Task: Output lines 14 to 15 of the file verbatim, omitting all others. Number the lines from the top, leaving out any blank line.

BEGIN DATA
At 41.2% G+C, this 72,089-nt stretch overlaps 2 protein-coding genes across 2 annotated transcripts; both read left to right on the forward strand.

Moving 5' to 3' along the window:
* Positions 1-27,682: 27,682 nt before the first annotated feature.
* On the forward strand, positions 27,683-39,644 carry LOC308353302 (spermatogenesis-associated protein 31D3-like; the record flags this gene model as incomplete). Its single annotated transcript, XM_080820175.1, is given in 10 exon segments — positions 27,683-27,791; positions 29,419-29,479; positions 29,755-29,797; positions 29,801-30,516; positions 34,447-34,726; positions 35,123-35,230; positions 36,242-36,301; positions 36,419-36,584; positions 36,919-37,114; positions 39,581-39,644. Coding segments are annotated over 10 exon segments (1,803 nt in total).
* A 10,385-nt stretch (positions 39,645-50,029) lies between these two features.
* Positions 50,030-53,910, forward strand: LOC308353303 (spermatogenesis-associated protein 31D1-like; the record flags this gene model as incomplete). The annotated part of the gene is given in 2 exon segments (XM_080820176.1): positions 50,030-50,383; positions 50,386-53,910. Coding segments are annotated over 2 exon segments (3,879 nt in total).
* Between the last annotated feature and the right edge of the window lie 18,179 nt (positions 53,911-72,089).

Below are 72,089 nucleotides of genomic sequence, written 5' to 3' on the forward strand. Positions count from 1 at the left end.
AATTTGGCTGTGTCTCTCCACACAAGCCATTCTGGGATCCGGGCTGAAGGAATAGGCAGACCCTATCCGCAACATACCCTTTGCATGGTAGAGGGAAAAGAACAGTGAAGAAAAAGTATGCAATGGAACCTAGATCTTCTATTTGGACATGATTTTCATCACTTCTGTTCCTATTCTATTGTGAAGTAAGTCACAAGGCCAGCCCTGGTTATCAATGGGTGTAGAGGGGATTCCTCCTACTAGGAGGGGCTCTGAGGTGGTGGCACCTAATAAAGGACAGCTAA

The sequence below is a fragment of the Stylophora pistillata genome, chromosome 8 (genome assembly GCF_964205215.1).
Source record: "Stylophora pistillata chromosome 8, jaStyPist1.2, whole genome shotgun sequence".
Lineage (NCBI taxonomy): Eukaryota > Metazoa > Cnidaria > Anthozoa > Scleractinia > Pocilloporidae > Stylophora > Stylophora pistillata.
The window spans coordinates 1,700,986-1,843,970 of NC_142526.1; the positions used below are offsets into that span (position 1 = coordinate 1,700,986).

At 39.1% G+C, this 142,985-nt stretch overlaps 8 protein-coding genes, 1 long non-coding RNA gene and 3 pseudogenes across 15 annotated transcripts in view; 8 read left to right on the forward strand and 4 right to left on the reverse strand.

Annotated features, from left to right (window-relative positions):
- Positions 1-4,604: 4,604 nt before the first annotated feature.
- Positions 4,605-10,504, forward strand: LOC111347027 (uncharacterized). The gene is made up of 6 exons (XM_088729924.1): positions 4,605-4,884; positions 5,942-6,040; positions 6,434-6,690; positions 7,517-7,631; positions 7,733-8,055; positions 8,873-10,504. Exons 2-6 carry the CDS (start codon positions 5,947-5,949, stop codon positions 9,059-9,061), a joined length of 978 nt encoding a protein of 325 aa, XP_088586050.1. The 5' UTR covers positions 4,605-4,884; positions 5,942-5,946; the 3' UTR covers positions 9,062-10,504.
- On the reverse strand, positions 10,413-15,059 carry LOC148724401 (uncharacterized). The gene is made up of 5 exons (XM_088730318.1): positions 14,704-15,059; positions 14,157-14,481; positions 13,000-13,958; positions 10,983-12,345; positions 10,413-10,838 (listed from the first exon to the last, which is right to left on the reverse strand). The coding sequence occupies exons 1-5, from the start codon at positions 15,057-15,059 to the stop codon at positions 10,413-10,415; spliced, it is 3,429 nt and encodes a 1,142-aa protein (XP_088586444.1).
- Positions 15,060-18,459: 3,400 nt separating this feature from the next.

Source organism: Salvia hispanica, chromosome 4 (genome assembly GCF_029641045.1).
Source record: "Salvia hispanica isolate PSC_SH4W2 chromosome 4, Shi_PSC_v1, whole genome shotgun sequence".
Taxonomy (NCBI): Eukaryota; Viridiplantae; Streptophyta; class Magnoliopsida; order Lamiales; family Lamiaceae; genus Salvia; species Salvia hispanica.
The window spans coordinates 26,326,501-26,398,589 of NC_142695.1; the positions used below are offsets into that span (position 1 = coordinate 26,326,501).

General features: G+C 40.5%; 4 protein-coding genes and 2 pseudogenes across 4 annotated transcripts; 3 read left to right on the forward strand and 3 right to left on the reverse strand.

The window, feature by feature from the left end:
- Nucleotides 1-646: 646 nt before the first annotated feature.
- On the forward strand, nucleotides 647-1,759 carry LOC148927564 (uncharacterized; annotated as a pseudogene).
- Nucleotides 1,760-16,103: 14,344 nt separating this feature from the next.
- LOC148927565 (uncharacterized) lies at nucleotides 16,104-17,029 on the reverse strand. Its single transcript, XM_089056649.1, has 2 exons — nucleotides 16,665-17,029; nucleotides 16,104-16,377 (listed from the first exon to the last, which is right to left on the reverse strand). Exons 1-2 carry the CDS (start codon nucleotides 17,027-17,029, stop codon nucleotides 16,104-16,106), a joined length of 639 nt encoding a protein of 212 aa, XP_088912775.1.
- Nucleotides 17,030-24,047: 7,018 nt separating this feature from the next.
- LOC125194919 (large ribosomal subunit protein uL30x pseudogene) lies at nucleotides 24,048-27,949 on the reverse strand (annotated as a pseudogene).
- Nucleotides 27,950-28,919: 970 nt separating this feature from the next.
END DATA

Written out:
At 39.1% G+C, this 142,985-nt stretch overlaps 8 protein-coding genes, 1 long non-coding RNA gene and 3 pseudogenes across 15 annotated transcripts in view; 8 read left to right on the forward strand and 4 right to left on the reverse strand.

Annotated features, from left to right (window-relative positions):